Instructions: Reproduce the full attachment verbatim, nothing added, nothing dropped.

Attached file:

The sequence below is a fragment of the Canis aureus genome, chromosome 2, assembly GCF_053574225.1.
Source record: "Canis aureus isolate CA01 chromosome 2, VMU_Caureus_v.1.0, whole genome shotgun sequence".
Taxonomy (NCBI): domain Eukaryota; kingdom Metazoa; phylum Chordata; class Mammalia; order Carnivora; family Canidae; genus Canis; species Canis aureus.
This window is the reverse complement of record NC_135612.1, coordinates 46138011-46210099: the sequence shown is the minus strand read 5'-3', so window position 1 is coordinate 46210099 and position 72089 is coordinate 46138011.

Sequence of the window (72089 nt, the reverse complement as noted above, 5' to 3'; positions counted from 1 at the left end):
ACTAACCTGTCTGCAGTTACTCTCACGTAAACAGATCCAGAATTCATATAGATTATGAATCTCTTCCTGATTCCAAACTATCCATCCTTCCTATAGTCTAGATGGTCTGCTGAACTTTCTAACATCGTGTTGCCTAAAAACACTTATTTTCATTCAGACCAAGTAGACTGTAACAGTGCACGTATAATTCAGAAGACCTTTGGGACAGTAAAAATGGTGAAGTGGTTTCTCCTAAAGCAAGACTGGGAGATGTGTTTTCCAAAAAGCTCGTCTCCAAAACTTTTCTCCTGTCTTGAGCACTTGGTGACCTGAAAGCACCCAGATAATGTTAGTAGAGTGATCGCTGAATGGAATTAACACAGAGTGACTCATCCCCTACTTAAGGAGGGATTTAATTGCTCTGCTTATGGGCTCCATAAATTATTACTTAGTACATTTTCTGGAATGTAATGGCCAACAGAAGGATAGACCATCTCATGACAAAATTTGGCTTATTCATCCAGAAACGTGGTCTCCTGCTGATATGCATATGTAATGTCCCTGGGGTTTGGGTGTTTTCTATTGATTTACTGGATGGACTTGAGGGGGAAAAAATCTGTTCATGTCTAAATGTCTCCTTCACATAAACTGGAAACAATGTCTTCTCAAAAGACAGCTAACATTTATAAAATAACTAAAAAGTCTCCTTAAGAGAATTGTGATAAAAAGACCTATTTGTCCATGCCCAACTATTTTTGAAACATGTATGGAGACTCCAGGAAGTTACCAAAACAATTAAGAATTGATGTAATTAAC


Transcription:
The sequence below is a fragment of the Canis aureus genome, chromosome 2, assembly GCF_053574225.1.
Source record: "Canis aureus isolate CA01 chromosome 2, VMU_Caureus_v.1.0, whole genome shotgun sequence".
Taxonomy (NCBI): domain Eukaryota; kingdom Metazoa; phylum Chordata; class Mammalia; order Carnivora; family Canidae; genus Canis; species Canis aureus.
This window is the reverse complement of record NC_135612.1, coordinates 46138011-46210099: the sequence shown is the minus strand read 5'-3', so window position 1 is coordinate 46210099 and position 72089 is coordinate 46138011.

Sequence of the window (72089 nt, the reverse complement as noted above, 5' to 3'; positions counted from 1 at the left end):
ACTAACCTGTCTGCAGTTACTCTCACGTAAACAGATCCAGAATTCATATAGATTATGAATCTCTTCCTGATTCCAAACTATCCATCCTTCCTATAGTCTAGATGGTCTGCTGAACTTTCTAACATCGTGTTGCCTAAAAACACTTATTTTCATTCAGACCAAGTAGACTGTAACAGTGCACGTATAATTCAGAAGACCTTTGGGACAGTAAAAATGGTGAAGTGGTTTCTCCTAAAGCAAGACTGGGAGATGTGTTTTCCAAAAAGCTCGTCTCCAAAACTTTTCTCCTGTCTTGAGCACTTGGTGACCTGAAAGCACCCAGATAATGTTAGTAGAGTGATCGCTGAATGGAATTAACACAGAGTGACTCATCCCCTACTTAAGGAGGGATTTAATTGCTCTGCTTATGGGCTCCATAAATTATTACTTAGTACATTTTCTGGAATGTAATGGCCAACAGAAGGATAGACCATCTCATGACAAAATTTGGCTTATTCATCCAGAAACGTGGTCTCCTGCTGATATGCATATGTAATGTCCCTGGGGTTTGGGTGTTTTCTATTGATTTACTGGATGGACTTGAGGGGGAAAAAATCTGTTCATGTCTAAATGTCTCCTTCACATAAACTGGAAACAATGTCTTCTCAAAAGACAGCTAACATTTATAAAATAACTAAAAAGTCTCCTTAAGAGAATTGTGATAAAAAGACCTATTTGTCCATGCCCAACTATTTTTGAAACATGTATGGAGACTCCAGGAAGTTACCAAAACAATTAAGAATTGATGTAATTAAC